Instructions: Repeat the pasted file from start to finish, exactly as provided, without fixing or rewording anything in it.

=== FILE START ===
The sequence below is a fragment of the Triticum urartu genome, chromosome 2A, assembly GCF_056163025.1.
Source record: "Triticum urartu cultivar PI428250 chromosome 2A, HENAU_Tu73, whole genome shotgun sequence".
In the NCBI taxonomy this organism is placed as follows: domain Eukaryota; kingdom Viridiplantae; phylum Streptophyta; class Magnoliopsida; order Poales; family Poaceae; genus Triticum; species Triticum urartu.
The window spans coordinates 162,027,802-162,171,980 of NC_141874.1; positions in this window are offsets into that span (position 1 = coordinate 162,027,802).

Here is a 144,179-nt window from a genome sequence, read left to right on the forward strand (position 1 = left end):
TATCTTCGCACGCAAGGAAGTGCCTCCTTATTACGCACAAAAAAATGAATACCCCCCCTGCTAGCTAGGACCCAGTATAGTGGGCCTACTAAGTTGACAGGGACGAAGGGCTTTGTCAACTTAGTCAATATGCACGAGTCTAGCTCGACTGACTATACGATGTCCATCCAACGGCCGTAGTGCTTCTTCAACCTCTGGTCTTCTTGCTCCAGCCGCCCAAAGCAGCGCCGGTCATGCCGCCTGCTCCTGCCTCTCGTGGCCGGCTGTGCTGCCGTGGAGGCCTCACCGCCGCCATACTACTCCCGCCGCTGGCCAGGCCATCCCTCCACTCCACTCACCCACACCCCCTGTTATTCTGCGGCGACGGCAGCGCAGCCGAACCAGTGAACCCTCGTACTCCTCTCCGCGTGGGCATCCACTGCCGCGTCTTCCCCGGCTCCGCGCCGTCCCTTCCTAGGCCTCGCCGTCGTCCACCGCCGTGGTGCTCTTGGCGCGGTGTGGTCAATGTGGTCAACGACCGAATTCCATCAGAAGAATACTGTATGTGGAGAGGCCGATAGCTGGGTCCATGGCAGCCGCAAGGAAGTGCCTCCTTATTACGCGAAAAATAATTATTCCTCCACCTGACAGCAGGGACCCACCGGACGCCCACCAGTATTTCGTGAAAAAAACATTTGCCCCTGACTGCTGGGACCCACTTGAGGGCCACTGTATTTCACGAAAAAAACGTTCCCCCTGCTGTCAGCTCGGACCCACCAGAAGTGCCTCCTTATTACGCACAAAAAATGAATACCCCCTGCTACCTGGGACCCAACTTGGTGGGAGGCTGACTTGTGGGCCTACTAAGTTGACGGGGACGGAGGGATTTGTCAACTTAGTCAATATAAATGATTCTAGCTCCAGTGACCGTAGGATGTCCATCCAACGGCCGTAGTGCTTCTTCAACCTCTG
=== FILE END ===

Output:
The sequence below is a fragment of the Triticum urartu genome, chromosome 2A, assembly GCF_056163025.1.
Source record: "Triticum urartu cultivar PI428250 chromosome 2A, HENAU_Tu73, whole genome shotgun sequence".
In the NCBI taxonomy this organism is placed as follows: domain Eukaryota; kingdom Viridiplantae; phylum Streptophyta; class Magnoliopsida; order Poales; family Poaceae; genus Triticum; species Triticum urartu.
The window spans coordinates 162,027,802-162,171,980 of NC_141874.1; positions in this window are offsets into that span (position 1 = coordinate 162,027,802).

Here is a 144,179-nt window from a genome sequence, read left to right on the forward strand (position 1 = left end):
TATCTTCGCACGCAAGGAAGTGCCTCCTTATTACGCACAAAAAAATGAATACCCCCCCTGCTAGCTAGGACCCAGTATAGTGGGCCTACTAAGTTGACAGGGACGAAGGGCTTTGTCAACTTAGTCAATATGCACGAGTCTAGCTCGACTGACTATACGATGTCCATCCAACGGCCGTAGTGCTTCTTCAACCTCTGGTCTTCTTGCTCCAGCCGCCCAAAGCAGCGCCGGTCATGCCGCCTGCTCCTGCCTCTCGTGGCCGGCTGTGCTGCCGTGGAGGCCTCACCGCCGCCATACTACTCCCGCCGCTGGCCAGGCCATCCCTCCACTCCACTCACCCACACCCCCTGTTATTCTGCGGCGACGGCAGCGCAGCCGAACCAGTGAACCCTCGTACTCCTCTCCGCGTGGGCATCCACTGCCGCGTCTTCCCCGGCTCCGCGCCGTCCCTTCCTAGGCCTCGCCGTCGTCCACCGCCGTGGTGCTCTTGGCGCGGTGTGGTCAATGTGGTCAACGACCGAATTCCATCAGAAGAATACTGTATGTGGAGAGGCCGATAGCTGGGTCCATGGCAGCCGCAAGGAAGTGCCTCCTTATTACGCGAAAAATAATTATTCCTCCACCTGACAGCAGGGACCCACCGGACGCCCACCAGTATTTCGTGAAAAAAACATTTGCCCCTGACTGCTGGGACCCACTTGAGGGCCACTGTATTTCACGAAAAAAACGTTCCCCCTGCTGTCAGCTCGGACCCACCAGAAGTGCCTCCTTATTACGCACAAAAAATGAATACCCCCTGCTACCTGGGACCCAACTTGGTGGGAGGCTGACTTGTGGGCCTACTAAGTTGACGGGGACGGAGGGATTTGTCAACTTAGTCAATATAAATGATTCTAGCTCCAGTGACCGTAGGATGTCCATCCAACGGCCGTAGTGCTTCTTCAACCTCTG